Tackling word problems in partners!


Happy Tuesday!  The temperatures where I live have plummeted…once again…but I am still in a great mood today!  First, Teachers Pay Teachers is having a sale this Thursday and Friday, and I am looking forward to shopping!

Graphic by Zip-A-Dee-Doo-Dah Designs

Second, we worked on word problems today in math, and the partner strategy I tried out actually worked really well!  I say “actually” because some of my kiddos have really struggled with word problems this year.  Really struggled.  It’s more of a reading comprehension issue for them, so I wanted to figure out a way to help them break down and understand the problems.  I’ve recently been thinking about implementing reciprocal teaching for my readers who struggle with comprehension (read more about reciprocal teaching HERE), and I started wondering if I could make something similar work for math.  I came up with this set of procedures for 2 math partners.


You can click on the picture to download it for free.  Here’s an example of what it would sound like.

Sample word problem:  Sally goes to the market.  She buys 23 pieces of fruit and 12 vegetables.  How many fruits and vegetables did she buy altogether?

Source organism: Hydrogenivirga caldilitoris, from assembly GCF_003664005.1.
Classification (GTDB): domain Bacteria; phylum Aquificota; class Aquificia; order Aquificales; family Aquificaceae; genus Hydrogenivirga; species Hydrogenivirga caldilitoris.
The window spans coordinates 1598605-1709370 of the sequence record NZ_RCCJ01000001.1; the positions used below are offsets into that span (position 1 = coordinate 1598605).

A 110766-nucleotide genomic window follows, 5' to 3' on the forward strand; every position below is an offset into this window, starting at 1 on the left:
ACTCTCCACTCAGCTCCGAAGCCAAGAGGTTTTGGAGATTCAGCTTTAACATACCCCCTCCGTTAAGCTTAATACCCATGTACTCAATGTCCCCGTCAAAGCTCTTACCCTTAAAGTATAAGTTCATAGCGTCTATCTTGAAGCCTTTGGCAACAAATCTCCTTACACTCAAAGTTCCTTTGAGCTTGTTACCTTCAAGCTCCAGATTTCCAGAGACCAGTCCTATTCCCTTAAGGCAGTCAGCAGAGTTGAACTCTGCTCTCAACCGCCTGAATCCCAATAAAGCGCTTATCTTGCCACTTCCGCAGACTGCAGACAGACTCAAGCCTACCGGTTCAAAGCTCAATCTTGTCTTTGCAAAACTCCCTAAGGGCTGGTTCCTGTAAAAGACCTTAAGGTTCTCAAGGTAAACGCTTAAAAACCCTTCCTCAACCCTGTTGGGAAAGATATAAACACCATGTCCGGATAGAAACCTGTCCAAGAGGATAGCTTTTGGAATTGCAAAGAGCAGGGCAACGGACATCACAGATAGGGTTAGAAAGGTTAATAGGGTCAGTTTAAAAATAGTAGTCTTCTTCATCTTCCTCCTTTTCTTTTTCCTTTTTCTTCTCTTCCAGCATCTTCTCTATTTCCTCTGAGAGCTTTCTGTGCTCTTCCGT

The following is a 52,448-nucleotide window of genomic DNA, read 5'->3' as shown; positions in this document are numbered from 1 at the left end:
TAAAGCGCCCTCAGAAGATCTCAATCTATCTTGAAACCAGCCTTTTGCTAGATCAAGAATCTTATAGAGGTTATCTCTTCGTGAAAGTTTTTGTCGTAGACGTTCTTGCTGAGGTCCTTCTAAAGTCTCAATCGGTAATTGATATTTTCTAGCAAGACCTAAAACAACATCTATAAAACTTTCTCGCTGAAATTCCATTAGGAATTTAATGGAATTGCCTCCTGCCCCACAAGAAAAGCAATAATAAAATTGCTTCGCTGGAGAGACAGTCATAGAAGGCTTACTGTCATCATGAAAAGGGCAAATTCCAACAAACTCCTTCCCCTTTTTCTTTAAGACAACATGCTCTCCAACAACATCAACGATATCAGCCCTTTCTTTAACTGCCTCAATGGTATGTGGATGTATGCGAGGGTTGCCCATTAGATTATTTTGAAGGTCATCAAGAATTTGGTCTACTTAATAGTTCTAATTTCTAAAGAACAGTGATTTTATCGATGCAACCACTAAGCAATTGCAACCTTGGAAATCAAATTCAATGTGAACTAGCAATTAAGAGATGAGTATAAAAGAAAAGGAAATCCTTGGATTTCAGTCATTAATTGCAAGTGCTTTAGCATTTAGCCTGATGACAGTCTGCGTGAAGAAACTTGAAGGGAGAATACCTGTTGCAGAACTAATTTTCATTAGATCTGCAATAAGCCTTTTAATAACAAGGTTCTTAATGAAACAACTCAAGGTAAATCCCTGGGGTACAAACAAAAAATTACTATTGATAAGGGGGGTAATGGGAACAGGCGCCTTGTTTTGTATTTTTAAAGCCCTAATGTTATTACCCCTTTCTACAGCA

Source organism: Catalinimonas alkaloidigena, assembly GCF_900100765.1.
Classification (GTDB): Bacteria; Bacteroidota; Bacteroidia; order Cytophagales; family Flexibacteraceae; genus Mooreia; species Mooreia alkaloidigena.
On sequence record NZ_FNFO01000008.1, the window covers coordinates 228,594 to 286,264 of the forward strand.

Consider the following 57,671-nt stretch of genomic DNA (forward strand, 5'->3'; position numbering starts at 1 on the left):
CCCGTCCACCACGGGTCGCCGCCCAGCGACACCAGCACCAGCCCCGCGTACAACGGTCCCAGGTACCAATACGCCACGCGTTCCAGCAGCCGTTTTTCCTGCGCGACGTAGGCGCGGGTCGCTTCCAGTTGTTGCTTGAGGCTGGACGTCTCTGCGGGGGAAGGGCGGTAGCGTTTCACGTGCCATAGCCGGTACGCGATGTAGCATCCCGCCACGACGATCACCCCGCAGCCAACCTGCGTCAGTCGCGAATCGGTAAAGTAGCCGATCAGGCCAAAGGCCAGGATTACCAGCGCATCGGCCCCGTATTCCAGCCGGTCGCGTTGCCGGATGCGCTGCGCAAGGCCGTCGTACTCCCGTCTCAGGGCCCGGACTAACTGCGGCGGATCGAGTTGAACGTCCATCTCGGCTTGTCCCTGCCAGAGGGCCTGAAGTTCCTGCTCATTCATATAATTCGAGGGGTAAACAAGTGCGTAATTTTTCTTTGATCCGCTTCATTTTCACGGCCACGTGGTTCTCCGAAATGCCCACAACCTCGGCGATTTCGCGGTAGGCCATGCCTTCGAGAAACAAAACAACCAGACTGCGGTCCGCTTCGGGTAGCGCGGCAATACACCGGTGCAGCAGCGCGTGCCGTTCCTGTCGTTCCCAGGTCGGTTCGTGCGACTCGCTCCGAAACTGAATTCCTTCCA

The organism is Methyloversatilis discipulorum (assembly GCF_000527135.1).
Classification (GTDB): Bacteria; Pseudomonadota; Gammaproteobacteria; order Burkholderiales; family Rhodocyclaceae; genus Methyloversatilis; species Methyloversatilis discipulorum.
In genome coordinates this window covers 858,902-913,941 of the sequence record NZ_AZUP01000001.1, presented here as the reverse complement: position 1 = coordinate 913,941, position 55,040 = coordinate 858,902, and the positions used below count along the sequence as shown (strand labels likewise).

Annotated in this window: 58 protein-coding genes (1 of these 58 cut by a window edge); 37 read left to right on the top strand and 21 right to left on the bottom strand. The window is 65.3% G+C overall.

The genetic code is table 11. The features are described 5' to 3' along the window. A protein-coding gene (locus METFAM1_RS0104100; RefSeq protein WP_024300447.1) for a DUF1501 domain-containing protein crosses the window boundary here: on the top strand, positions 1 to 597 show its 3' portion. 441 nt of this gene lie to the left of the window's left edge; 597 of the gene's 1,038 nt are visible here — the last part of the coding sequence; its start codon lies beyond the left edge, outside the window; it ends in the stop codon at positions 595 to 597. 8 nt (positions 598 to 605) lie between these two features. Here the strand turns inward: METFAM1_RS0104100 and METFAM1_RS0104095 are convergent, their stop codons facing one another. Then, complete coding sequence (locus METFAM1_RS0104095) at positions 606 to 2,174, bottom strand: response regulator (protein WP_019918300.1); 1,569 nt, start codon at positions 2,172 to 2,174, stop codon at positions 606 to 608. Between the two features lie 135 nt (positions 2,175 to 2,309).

Student 1:  Reads the above problem out loud.

Student 2:  Says, “Sally goes to the store and buys some fruits and vegetables.  The problem is asking us how many fruits and vegetables she bought in all.”

Student 1:  “I agree!  I think we should add 23 and 12 together to solve the problem.”

Student 2:  “Good idea!”

Both students work on the problems on their papers.  They then check their answers together before moving onto the problem.  The students switch roles for the next problem.

I hope that all made sense!  I am really happy with how this turned out for my kiddos.  It helped them avoid the “blank stare at the page” habit that some of them had developed when it came to word problems.  I’m looking for a catchy name for the strategy…if you think of one, comment below!!

Happy teaching!


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Mezzyrose Ramos
7 years ago

I love this activity!!! Thank you for sharing!

Mrs. O
6 years ago

Question. How do I use this with struggling students who are all at about the same reading level? If I am part of the this strategy doesn’t this defeat the purpose of this strategy? Finding materials with their reading level for math assignments do not match the common core curr. standards so what am I to do? There is little to no time to create my own materials.
Any suggestions?


I’m Alison, a literacy specialist. I love getting kids excited about reading and writing – and sharing teaching ideas with other teachers!

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